There are so many reasons to live in a city – be it a steaming cauldron of humanity like New York or a provincial-yet-still-metropolitan burg like SF. There’re the many and varied restaurants; the live theater and music aplenty; the profusion of bars, taverns and boites; the adrenalin-laced excitement that accompanies the frequent loud “BANG!” outside one’s window (“Was that a gunshot or a backfiring car?” Odds are about even as to which it turns out to be…)
Then of course there’s the the living cheek-by-jowl with tens of thousands of strangers – most of whom have many, many annoying idiosyncrasies (I know I do!) and objectionable personal hygiene habits (wearing gallons of cologne… Not bathing… Wearing gallons of cologne and not bathing… And don’t get me started on failure to properly care for one’s teeth.)
This is why they are and shall likely remain strangers – they are not my kind of people and I am not theirs. And that’s fine – I’ve already found a few people who can stand to be around me for more than a few minutes, so I’m all set. I’m sure they have their circle of friends, too.
Thus, it is both disconcerting and upsetting to me when strangers engage me in some type of personal interaction that is unrelated to the completion of some type of transaction (e.g. purchasing groceries, ordering food in a restaurant, buying crack).
Just the other day, as I waited in line to use the Automated Postal Center at the Post Office (chosen largely due to the fact that I would not be required to interact with a human), the guy in front of me turned around – completely overlooking the fact that I had my nose buried in my PDA while wearing dark glasses and a scowl (the urban equivalent of the brightly colored skins of the various poisonous frogs of the Amazon) – as we waited in line to quip, “I guess technology can’t solve everything!” – apparently in reference to the fact that, despite the presence of the postal robot, we still had to wait in line… I nearly responded with something along the lines of, “Yes, but I sure wish I had some type of futuristic death-beam-emitting laser pistol right now…”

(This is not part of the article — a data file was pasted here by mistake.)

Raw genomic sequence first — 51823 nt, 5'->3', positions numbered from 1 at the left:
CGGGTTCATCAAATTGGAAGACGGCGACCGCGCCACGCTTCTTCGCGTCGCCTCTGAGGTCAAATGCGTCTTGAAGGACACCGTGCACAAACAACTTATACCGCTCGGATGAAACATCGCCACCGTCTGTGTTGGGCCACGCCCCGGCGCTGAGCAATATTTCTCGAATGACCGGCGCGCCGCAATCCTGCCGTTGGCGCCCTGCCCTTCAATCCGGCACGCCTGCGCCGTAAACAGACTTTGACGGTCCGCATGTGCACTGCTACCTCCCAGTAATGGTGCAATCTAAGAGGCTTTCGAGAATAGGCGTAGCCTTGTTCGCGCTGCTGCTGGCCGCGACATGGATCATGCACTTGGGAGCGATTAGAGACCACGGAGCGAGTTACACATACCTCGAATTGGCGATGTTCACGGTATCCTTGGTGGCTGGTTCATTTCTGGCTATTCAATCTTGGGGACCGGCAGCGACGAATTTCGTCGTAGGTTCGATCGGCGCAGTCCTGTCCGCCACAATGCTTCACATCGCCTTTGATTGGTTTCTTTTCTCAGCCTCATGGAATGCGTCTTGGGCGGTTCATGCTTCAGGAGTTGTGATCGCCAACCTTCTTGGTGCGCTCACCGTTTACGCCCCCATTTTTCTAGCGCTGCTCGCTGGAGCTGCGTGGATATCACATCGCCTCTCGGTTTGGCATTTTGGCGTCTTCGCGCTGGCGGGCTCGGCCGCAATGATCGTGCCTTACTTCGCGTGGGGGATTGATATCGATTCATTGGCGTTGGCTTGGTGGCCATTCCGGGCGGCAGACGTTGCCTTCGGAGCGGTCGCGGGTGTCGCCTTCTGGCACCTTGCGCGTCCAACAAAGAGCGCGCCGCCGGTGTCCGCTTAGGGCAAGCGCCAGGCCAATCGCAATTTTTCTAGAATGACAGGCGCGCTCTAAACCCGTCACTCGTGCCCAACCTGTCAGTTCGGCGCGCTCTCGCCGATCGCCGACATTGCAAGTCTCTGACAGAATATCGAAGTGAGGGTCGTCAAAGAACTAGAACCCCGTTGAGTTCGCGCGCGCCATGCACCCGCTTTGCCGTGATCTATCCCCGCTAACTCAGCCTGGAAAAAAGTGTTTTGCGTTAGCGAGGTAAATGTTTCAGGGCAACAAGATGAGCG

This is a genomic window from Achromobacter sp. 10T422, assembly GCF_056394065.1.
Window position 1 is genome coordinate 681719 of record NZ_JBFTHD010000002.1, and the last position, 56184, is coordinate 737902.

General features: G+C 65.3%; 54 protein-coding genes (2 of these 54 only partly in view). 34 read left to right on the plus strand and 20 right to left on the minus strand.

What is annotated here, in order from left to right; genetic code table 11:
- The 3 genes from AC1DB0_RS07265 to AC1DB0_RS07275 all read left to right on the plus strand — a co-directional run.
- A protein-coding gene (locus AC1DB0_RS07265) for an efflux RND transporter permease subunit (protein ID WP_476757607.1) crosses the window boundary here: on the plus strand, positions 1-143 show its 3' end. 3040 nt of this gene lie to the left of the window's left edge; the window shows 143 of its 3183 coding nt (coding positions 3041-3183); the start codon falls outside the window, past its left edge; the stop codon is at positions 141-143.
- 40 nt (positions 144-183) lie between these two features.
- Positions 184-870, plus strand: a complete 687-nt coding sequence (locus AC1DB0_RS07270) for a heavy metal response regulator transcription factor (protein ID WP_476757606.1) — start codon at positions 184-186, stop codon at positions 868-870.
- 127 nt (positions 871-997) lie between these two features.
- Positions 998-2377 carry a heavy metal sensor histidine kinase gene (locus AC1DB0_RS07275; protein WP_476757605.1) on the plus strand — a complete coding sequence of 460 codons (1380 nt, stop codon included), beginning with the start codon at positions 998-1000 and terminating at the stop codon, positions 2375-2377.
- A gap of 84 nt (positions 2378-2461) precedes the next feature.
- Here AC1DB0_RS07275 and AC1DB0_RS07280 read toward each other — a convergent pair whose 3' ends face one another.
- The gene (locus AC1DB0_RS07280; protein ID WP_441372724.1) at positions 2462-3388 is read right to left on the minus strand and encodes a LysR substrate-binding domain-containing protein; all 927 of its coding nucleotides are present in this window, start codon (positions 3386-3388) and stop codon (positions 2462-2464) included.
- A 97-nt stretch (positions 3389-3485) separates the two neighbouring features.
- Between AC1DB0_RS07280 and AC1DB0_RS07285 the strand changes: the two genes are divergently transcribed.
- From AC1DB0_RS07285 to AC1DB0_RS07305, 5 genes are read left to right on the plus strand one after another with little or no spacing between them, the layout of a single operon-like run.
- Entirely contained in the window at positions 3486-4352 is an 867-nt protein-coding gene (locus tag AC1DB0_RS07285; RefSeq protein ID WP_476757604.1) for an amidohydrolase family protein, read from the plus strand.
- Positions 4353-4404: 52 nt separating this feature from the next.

Of course, he turned around just as the previous patron finished his transaction – and since he was now facing me, instead of the stamp-issuing automaton, I was forced to respond to him by grunting and waving my envelope in the direction of the machine to alert him to the fact that it was now his turn – which he would’ve known if he hadn’t tried to talk to me. Must I do everything?
Then this morning, after a lovely ride to work on the 2-Clement (the interior of which was maintained at a pleasant 102° and included some chick planted at the very front of the bus, blocking the aisle for all boarding passengers while yakking on her phone. She did graciously say “Sorry” every now and again as people were forced to shove past her – though of course she didn’t actually make any effort to move either out of the way or toward the back. And what’s with people shunning the back of the 2-Clement during rush hour? It’s not like it’s the back of the 14-Mission on a Friday night. But I digress…), I was in the cafeteria, buying my usual two slices of bacon. And the lady behind me exclaimed, “Oh that bacon looks so good! Mmmm, I wish I had some bacon. It looks really good.” Sigh… And ugh. I responded with a wan half-smile – a contemptuous and withering gaze was really the more appropriate choice but since I’ll likely see this person on the elevator at some point, I ramped it down a bit… But then I’m a giver…
So, anyway, if you see me on the street, on the bus, at the post office, in line at the supermarket or anywhere else that is not Mayberry, USA and you don’t know me, let’s keep it that way.